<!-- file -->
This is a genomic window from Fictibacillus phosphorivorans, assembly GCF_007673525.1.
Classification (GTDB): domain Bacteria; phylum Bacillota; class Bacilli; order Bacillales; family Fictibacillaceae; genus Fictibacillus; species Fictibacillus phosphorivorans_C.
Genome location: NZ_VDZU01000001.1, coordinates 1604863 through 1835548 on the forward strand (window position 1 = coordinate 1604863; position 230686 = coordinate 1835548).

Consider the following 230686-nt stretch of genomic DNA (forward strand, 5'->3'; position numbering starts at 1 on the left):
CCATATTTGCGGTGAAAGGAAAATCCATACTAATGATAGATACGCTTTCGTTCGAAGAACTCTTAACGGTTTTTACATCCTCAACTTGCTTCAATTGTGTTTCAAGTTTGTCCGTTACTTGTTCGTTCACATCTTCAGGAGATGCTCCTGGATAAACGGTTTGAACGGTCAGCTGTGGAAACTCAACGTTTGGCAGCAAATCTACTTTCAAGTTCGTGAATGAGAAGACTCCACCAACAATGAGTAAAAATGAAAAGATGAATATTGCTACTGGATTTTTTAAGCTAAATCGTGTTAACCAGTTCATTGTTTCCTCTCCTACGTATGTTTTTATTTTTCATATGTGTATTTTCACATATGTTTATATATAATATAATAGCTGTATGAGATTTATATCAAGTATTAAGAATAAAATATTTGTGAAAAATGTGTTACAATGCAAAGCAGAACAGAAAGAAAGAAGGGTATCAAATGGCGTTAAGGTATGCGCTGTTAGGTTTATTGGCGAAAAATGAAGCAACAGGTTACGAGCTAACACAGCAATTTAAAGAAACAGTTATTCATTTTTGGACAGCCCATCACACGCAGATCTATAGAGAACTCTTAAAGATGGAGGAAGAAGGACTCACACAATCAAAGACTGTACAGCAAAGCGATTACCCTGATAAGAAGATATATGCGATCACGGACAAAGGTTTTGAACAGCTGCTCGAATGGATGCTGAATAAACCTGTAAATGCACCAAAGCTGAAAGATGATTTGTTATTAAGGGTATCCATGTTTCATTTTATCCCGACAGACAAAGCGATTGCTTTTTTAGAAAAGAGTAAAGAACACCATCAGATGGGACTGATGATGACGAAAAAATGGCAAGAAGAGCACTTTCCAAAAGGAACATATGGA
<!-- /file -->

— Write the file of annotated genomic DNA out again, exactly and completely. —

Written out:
This is a genomic window from Fictibacillus phosphorivorans, assembly GCF_007673525.1.
Classification (GTDB): domain Bacteria; phylum Bacillota; class Bacilli; order Bacillales; family Fictibacillaceae; genus Fictibacillus; species Fictibacillus phosphorivorans_C.
Genome location: NZ_VDZU01000001.1, coordinates 1604863 through 1835548 on the forward strand (window position 1 = coordinate 1604863; position 230686 = coordinate 1835548).

Consider the following 230686-nt stretch of genomic DNA (forward strand, 5'->3'; position numbering starts at 1 on the left):
CCATATTTGCGGTGAAAGGAAAATCCATACTAATGATAGATACGCTTTCGTTCGAAGAACTCTTAACGGTTTTTACATCCTCAACTTGCTTCAATTGTGTTTCAAGTTTGTCCGTTACTTGTTCGTTCACATCTTCAGGAGATGCTCCTGGATAAACGGTTTGAACGGTCAGCTGTGGAAACTCAACGTTTGGCAGCAAATCTACTTTCAAGTTCGTGAATGAGAAGACTCCACCAACAATGAGTAAAAATGAAAAGATGAATATTGCTACTGGATTTTTTAAGCTAAATCGTGTTAACCAGTTCATTGTTTCCTCTCCTACGTATGTTTTTATTTTTCATATGTGTATTTTCACATATGTTTATATATAATATAATAGCTGTATGAGATTTATATCAAGTATTAAGAATAAAATATTTGTGAAAAATGTGTTACAATGCAAAGCAGAACAGAAAGAAAGAAGGGTATCAAATGGCGTTAAGGTATGCGCTGTTAGGTTTATTGGCGAAAAATGAAGCAACAGGTTACGAGCTAACACAGCAATTTAAAGAAACAGTTATTCATTTTTGGACAGCCCATCACACGCAGATCTATAGAGAACTCTTAAAGATGGAGGAAGAAGGACTCACACAATCAAAGACTGTACAGCAAAGCGATTACCCTGATAAGAAGATATATGCGATCACGGACAAAGGTTTTGAACAGCTGCTCGAATGGATGCTGAATAAACCTGTAAATGCACCAAAGCTGAAAGATGATTTGTTATTAAGGGTATCCATGTTTCATTTTATCCCGACAGACAAAGCGATTGCTTTTTTAGAAAAGAGTAAAGAACACCATCAGATGGGACTGATGATGACGAAAAAATGGCAAGAAGAGCACTTTCCAAAAGGAACATATGGA